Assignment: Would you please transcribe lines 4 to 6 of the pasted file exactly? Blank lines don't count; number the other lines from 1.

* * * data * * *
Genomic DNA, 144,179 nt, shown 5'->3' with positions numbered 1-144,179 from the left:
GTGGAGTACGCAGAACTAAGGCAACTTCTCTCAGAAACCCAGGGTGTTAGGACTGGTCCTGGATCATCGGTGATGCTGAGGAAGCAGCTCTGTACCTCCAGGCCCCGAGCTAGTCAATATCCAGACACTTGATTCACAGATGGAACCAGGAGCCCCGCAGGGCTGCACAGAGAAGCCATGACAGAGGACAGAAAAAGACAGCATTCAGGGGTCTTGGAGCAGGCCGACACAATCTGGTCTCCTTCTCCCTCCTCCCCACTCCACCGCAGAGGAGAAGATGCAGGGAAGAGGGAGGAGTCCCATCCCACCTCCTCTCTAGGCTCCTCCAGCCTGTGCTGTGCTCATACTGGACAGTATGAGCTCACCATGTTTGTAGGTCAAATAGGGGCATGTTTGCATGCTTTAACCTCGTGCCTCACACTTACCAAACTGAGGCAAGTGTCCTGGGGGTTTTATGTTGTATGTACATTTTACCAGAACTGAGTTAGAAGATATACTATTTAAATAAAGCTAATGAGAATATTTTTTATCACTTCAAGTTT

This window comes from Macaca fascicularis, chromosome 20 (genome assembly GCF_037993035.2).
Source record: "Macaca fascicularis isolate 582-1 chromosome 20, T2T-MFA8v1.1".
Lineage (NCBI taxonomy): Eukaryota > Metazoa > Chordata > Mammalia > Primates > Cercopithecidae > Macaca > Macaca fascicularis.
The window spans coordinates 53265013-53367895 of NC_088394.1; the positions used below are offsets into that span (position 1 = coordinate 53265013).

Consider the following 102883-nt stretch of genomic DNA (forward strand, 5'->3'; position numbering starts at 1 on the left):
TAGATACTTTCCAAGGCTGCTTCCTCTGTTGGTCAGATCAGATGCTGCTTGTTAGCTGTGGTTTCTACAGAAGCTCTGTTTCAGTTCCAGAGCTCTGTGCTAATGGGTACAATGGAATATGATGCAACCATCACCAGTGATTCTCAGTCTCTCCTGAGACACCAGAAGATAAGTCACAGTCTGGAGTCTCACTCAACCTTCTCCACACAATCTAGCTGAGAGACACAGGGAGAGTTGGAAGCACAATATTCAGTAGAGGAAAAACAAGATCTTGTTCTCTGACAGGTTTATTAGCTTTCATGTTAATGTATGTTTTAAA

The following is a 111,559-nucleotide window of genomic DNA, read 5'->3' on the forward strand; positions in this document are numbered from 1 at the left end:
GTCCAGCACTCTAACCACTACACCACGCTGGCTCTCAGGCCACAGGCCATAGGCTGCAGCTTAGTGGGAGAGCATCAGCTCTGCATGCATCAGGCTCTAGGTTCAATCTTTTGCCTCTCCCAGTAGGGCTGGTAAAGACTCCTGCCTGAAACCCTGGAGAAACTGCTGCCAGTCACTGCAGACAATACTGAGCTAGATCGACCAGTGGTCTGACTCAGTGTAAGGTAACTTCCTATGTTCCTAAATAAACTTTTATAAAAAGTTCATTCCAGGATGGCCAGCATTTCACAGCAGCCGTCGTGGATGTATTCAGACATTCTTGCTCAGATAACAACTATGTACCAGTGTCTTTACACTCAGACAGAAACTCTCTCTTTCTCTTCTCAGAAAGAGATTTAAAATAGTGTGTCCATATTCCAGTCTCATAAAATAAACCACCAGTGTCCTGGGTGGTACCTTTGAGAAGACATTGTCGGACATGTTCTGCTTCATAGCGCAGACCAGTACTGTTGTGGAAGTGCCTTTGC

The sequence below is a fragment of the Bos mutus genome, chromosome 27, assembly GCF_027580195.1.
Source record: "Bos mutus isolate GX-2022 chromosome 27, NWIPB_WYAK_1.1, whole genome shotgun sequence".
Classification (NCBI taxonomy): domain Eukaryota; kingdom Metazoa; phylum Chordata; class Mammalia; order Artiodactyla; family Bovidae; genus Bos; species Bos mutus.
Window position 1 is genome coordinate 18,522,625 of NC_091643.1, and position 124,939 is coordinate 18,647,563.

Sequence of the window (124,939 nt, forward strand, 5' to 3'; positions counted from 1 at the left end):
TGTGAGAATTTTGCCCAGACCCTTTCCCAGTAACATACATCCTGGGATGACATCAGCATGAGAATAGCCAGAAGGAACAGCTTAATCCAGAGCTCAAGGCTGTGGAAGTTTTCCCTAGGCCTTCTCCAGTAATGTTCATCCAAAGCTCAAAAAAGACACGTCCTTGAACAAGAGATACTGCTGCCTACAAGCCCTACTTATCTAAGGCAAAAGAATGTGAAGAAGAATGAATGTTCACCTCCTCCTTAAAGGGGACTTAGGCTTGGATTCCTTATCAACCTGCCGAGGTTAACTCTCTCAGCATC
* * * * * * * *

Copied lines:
Source record: "Macaca fascicularis isolate 582-1 chromosome 20, T2T-MFA8v1.1".
Lineage (NCBI taxonomy): Eukaryota > Metazoa > Chordata > Mammalia > Primates > Cercopithecidae > Macaca > Macaca fascicularis.
The window spans coordinates 53265013-53367895 of NC_088394.1; the positions used below are offsets into that span (position 1 = coordinate 53265013).